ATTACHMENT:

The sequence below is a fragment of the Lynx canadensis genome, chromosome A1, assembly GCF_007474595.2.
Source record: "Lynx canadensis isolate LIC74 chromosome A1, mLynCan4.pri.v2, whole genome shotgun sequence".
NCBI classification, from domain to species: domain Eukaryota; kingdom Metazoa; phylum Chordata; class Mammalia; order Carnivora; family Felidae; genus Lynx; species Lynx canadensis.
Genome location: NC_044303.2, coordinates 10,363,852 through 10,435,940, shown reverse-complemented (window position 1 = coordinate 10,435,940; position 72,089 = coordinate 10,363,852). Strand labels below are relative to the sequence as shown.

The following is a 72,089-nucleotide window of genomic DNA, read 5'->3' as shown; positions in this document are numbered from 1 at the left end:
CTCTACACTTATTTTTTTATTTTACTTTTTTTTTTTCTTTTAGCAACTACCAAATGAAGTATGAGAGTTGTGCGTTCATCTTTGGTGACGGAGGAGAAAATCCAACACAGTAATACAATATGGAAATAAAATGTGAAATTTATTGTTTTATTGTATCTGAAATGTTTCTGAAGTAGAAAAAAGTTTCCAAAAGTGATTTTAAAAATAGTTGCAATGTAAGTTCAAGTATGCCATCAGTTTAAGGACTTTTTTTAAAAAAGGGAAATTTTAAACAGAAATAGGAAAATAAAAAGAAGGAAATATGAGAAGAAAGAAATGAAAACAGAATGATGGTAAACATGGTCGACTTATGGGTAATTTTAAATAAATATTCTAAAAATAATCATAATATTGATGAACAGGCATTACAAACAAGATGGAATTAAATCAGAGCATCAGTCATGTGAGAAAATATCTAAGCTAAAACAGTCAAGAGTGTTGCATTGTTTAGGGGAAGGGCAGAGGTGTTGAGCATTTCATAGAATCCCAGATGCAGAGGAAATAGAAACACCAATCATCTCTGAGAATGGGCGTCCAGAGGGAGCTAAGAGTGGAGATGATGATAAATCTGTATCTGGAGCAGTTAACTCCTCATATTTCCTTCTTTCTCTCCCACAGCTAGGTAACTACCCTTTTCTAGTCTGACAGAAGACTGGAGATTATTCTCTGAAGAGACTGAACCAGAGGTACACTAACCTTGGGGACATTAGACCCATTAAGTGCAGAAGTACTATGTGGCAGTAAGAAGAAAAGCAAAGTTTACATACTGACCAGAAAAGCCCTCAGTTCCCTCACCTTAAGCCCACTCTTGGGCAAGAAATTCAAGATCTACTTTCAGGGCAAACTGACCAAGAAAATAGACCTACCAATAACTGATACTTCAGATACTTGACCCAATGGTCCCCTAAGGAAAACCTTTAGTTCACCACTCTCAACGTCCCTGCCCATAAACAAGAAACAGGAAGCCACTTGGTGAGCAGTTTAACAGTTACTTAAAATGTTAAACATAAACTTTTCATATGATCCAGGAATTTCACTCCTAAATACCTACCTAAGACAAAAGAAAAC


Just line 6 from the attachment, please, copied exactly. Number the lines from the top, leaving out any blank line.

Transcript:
CTCTACACTTATTTTTTTATTTTACTTTTTTTTTTTCTTTTAGCAACTACCAAATGAAGTATGAGAGTTGTGCGTTCATCTTTGGTGACGGAGGAGAAAATCCAACACAGTAATACAATATGGAAATAAAATGTGAAATTTATTGTTTTATTGTATCTGAAATGTTTCTGAAGTAGAAAAAAGTTTCCAAAAGTGATTTTAAAAATAGTTGCAATGTAAGTTCAAGTATGCCATCAGTTTAAGGACTTTTTTTAAAAAAGGGAAATTTTAAACAGAAATAGGAAAATAAAAAGAAGGAAATATGAGAAGAAAGAAATGAAAACAGAATGATGGTAAACATGGTCGACTTATGGGTAATTTTAAATAAATATTCTAAAAATAATCATAATATTGATGAACAGGCATTACAAACAAGATGGAATTAAATCAGAGCATCAGTCATGTGAGAAAATATCTAAGCTAAAACAGTCAAGAGTGTTGCATTGTTTAGGGGAAGGGCAGAGGTGTTGAGCATTTCATAGAATCCCAGATGCAGAGGAAATAGAAACACCAATCATCTCTGAGAATGGGCGTCCAGAGGGAGCTAAGAGTGGAGATGATGATAAATCTGTATCTGGAGCAGTTAACTCCTCATATTTCCTTCTTTCTCTCCCACAGCTAGGTAACTACCCTTTTCTAGTCTGACAGAAGACTGGAGATTATTCTCTGAAGAGACTGAACCAGAGGTACACTAACCTTGGGGACATTAGACCCATTAAGTGCAGAAGTACTATGTGGCAGTAAGAAGAAAAGCAAAGTTTACATACTGACCAGAAAAGCCCTCAGTTCCCTCACCTTAAGCCCACTCTTGGGCAAGAAATTCAAGATCTACTTTCAGGGCAAACTGACCAAGAAAATAGACCTACCAATAACTGATACTTCAGATACTTGACCCAATGGTCCCCTAAGGAAAACCTTTAGTTCACCACTCTCAACGTCCCTGCCCATAAACAAGAAACAGGAAGCCACTTGGTGAGCAGTTTAACAGTTACTTAAAATGTTAAACATAAACTTTTCATATGATCCAGGAATTTCACTCCTAAATACCTACCTAAGACAAAAGAAAAC